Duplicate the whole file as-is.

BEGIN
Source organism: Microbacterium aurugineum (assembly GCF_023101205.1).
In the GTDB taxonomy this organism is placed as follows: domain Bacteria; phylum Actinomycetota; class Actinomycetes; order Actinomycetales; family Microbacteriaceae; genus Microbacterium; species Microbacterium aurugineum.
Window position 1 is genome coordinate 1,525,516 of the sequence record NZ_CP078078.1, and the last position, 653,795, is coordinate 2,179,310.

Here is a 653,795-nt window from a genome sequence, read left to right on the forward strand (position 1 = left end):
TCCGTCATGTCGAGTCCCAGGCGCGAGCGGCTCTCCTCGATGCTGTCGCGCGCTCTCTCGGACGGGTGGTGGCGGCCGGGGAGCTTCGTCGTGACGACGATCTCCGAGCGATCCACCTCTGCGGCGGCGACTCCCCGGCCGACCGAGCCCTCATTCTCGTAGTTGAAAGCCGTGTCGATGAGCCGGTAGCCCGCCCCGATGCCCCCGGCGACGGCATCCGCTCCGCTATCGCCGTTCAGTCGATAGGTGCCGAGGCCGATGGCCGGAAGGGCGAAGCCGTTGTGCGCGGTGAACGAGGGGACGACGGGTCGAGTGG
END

Source organism: Microbacterium aurugineum (assembly GCF_023101205.1).
In the GTDB taxonomy this organism is placed as follows: domain Bacteria; phylum Actinomycetota; class Actinomycetes; order Actinomycetales; family Microbacteriaceae; genus Microbacterium; species Microbacterium aurugineum.
Window position 1 is genome coordinate 1,525,516 of the sequence record NZ_CP078078.1, and the last position, 653,795, is coordinate 2,179,310.

Here is a 653,795-nt window from a genome sequence, read left to right on the forward strand (position 1 = left end):
TCCGTCATGTCGAGTCCCAGGCGCGAGCGGCTCTCCTCGATGCTGTCGCGCGCTCTCTCGGACGGGTGGTGGCGGCCGGGGAGCTTCGTCGTGACGACGATCTCCGAGCGATCCACCTCTGCGGCGGCGACTCCCCGGCCGACCGAGCCCTCATTCTCGTAGTTGAAAGCCGTGTCGATGAGCCGGTAGCCCGCCCCGATGCCCCCGGCGACGGCATCCGCTCCGCTATCGCCGTTCAGTCGATAGGTGCCGAGGCCGATGGCCGGAAGGGCGAAGCCGTTGTGCGCGGTGAACGAGGGGACGACGGGTCGAGTGG